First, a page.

Thoughts on the new AT&T

AT&T this morning held a conference for financial analysts in Dallas, at which it outlined both its strategy and its financial guidance following the closing of the acquisition of DirecTV a few weeks ago. The event was live-streamed, and the slides from the various presentations are available to download from this page (where I assume a replay of the conference will be available shortly too). In this piece, I’ll share my thoughts in some depth about some of the key announcements, and briefly hit a few highlights on some other items towards the end, before wrapping up with my conclusions on the prospects for the new AT&T.

Note: for broader context on the TV business that’s central to much of what’s below, see my post yesterday on cord cutting, which provides subscriber growth trends for the largest US pay TV providers.

Putting the new AT&T in context

Firstly, I think it’s useful to put the new AT&T in context, among the other large players it competes against. Here is the combined subscriber count for AT&T in the various retail categories it competes in (note that I’ve used retail wireless subscribers, which excludes connected cars, MVNO subscribers and other categories where AT&T isn’t selling directly to end users):ATT subscriber countsAs you can see, this is a formidable company at this point, with large numbers of subscribers across these different categories, with wireless by far the largest base. Verizon is the largest carrier by retail subscribers, with around 110 million, putting AT&T second, and far ahead of T-Mobile and Sprint. But in pay TV, AT&T is now the leader in both the US and the world, a dramatic change from its former position (note that “New Charter” represents the combined subscribers of Charter, Time Warner Cable, and Bright House following their merger, if successful):Pay TV subs post mergersThis combined scale, at almost five times AT&T’s previous standalone scale, is one of the two key benefits from the merger, and is something I’ll come back to below.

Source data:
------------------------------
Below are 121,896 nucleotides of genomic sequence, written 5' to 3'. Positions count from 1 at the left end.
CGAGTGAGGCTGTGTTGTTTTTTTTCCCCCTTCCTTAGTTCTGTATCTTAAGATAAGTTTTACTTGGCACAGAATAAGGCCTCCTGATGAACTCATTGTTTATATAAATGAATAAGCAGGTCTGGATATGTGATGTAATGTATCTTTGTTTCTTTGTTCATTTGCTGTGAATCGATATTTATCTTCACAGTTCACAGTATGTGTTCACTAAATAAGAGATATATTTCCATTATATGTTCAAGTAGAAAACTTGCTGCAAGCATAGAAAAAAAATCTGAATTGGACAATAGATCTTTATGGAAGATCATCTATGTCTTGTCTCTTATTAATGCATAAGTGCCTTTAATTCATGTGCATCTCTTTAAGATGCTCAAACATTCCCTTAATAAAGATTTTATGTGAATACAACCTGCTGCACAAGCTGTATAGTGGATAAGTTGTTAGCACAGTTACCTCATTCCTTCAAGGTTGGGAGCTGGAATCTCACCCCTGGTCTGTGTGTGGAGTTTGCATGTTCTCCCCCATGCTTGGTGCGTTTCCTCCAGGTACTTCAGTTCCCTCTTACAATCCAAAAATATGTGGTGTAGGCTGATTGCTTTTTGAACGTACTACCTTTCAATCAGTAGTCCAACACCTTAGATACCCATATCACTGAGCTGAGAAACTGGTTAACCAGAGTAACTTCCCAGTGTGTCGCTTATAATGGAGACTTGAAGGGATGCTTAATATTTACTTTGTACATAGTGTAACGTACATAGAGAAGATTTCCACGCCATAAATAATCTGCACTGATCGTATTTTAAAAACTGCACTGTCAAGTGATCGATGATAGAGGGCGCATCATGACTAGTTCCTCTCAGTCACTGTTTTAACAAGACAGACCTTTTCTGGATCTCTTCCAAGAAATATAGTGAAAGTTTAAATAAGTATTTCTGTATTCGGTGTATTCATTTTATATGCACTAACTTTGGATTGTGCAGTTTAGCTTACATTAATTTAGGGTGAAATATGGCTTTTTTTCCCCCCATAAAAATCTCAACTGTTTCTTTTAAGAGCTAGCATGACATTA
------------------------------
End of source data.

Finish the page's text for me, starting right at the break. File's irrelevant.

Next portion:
Cost synergies are significant, especially around content

The true definition of synergy is when two things come together and are greater than the sum of their parts, whereas the term is often used to mean cost savings that result when two things come together (indeed, AT&T talked up $2.5 billion of run-rate synergies from this deal, and that was entirely about cost synergies). However, AT&T also talked about the positive synergies that would come from putting these two businesses together, and they gave us some very interesting specifics around these.

On the cost synergy side, there are two major categories – content and operations. The content savings will come largely from the fact that AT&T can now leverage that combined scale in content buying – John Stephens (AT&T’s CFO) said during the conference that AT&T’s U-verse customers cost $17 per sub per month more for TV content than DirecTV’s customers. That obviously presents huge opportunities for reducing spend on content over time, and those savings make up a good chunk of the overall synergies. The other big chunk comes largely from consolidating operations across the two companies, getting to a single installation model and so on.